I think there is a strong argument to be made that despite JVDF's World Player of the Year award that Caelan Doris was our best player in 2022. He started every game, second most minutes overall, most metres carried outside of back three players (4th highest overall), most turnovers won, second most defenders beaten, and second highest number of tackles, with an astounding 96% success rate in those tackles.

    Outside of the statistics, he had eye-catching man of the match performances in the crucial win in NZ and against Australia at the end of the season. He had a phenomenal year.

  • Registered Users Posts: 5,806 ✭✭✭leakyboots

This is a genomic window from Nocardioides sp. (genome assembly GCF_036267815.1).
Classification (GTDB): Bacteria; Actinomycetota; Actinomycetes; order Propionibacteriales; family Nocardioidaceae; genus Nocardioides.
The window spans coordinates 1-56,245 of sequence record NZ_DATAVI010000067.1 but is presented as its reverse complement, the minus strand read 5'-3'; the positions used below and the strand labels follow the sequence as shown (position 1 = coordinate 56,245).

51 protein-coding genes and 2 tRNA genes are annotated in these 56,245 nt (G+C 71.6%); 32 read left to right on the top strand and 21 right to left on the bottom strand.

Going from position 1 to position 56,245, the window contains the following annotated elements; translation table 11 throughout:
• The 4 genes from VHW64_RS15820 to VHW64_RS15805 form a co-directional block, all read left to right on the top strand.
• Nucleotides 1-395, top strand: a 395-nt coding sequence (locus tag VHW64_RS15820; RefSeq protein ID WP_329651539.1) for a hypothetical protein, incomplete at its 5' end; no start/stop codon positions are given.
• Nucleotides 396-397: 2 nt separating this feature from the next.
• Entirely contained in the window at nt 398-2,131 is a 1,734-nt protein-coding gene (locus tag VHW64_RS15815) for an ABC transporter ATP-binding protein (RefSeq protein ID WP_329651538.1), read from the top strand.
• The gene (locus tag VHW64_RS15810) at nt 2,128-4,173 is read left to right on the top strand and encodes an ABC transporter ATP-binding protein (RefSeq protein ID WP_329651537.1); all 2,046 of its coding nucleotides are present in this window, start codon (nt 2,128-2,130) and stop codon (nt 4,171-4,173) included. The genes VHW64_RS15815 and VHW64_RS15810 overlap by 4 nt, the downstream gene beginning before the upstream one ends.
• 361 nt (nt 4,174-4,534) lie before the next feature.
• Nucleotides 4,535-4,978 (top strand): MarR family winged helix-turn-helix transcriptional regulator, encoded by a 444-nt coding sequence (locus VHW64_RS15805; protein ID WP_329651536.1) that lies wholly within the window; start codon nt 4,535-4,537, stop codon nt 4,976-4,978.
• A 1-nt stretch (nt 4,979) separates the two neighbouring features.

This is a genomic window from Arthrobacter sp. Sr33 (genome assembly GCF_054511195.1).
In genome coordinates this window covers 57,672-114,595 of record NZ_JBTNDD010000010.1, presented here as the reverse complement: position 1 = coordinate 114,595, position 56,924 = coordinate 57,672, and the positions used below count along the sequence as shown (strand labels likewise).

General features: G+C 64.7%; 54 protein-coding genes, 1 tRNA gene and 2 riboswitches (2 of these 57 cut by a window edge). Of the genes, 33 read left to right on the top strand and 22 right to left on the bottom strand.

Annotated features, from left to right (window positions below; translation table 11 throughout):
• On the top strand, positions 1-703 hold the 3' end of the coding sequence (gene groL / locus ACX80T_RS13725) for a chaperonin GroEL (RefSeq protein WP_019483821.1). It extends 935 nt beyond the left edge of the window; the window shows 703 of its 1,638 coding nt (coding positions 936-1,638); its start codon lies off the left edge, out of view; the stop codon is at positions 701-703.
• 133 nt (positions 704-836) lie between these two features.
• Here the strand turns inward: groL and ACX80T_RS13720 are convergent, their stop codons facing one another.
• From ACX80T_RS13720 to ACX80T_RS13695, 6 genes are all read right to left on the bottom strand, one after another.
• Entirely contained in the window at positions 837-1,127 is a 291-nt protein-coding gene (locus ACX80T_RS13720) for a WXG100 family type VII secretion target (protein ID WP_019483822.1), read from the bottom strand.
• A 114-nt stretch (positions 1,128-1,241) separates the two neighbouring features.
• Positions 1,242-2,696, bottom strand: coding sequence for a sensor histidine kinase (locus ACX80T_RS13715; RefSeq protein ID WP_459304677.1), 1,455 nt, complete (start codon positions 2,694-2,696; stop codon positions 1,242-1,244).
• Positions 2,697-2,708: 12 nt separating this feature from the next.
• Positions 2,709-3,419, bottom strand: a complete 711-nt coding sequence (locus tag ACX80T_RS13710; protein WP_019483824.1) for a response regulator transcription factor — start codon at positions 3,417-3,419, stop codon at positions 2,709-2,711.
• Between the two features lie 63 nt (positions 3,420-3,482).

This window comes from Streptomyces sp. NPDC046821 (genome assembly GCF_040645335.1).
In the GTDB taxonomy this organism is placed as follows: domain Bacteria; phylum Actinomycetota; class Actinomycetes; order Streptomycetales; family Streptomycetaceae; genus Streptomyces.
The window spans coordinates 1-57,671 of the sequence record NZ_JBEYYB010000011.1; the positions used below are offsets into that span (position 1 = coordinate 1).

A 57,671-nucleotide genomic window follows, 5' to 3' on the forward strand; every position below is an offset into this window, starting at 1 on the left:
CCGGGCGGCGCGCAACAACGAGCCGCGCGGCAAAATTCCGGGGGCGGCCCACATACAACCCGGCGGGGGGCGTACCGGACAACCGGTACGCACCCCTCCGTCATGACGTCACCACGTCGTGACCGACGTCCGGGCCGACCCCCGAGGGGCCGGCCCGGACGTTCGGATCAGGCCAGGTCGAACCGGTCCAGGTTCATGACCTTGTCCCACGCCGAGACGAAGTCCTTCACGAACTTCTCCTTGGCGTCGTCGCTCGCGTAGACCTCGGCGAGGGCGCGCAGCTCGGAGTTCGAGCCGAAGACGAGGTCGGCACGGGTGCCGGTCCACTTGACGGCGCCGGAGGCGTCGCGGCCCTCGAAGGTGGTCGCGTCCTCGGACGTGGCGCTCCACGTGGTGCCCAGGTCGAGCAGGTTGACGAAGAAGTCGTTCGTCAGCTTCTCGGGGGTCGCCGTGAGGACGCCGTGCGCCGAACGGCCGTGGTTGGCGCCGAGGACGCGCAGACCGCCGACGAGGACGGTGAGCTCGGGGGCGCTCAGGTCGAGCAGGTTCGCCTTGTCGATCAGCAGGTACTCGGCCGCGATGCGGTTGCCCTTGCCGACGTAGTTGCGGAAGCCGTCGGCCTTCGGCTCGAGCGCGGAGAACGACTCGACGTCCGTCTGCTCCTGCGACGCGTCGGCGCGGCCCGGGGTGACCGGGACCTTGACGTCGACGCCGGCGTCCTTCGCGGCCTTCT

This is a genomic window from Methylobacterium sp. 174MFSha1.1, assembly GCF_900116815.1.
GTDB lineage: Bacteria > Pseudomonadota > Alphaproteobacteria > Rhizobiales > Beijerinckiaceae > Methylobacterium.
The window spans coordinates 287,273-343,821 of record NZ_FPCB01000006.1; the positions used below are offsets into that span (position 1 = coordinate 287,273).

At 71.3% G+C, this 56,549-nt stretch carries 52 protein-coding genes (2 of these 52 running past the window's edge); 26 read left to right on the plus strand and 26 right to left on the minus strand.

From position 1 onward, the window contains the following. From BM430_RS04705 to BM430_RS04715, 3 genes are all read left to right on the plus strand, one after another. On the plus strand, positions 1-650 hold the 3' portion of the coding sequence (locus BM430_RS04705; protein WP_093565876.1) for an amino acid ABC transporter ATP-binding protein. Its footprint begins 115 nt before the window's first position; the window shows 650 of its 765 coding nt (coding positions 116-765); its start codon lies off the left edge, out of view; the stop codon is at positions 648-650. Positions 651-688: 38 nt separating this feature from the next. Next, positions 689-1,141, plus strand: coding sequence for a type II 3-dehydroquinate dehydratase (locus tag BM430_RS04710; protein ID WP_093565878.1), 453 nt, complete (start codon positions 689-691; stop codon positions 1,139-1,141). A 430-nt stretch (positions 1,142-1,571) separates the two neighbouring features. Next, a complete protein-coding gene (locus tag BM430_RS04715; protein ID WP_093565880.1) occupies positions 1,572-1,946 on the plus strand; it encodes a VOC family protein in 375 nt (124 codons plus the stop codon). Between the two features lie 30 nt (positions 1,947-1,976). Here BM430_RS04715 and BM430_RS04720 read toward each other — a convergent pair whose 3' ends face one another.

Great research, fair play

  • Registered Users Posts: 6,149 ✭✭✭crisco10

    Great read, thanks for the research! Mad that Doris had more turnovers than Beirne, both having played a similar number of minutes. Anecdotally, I'd say most would assume that Beirne would be miles ahead on that one (or at least number 1).

    again anecdotally, I suspect Doris gave away more penalties than Beirne winning said turnovers.

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  • Posts: 0 [Deleted User]

    I'm not sure on what they specifically conceded their penalties for, but Beirne conceded 10 penalties (joint second most of all players). Don't have the stats in front of me right now, but will pull out the number for Doris later on.

  • Registered Users Posts: 7,682 ✭✭✭Dubinusa

    How many players were blooded? I can think of Loughman and JOB.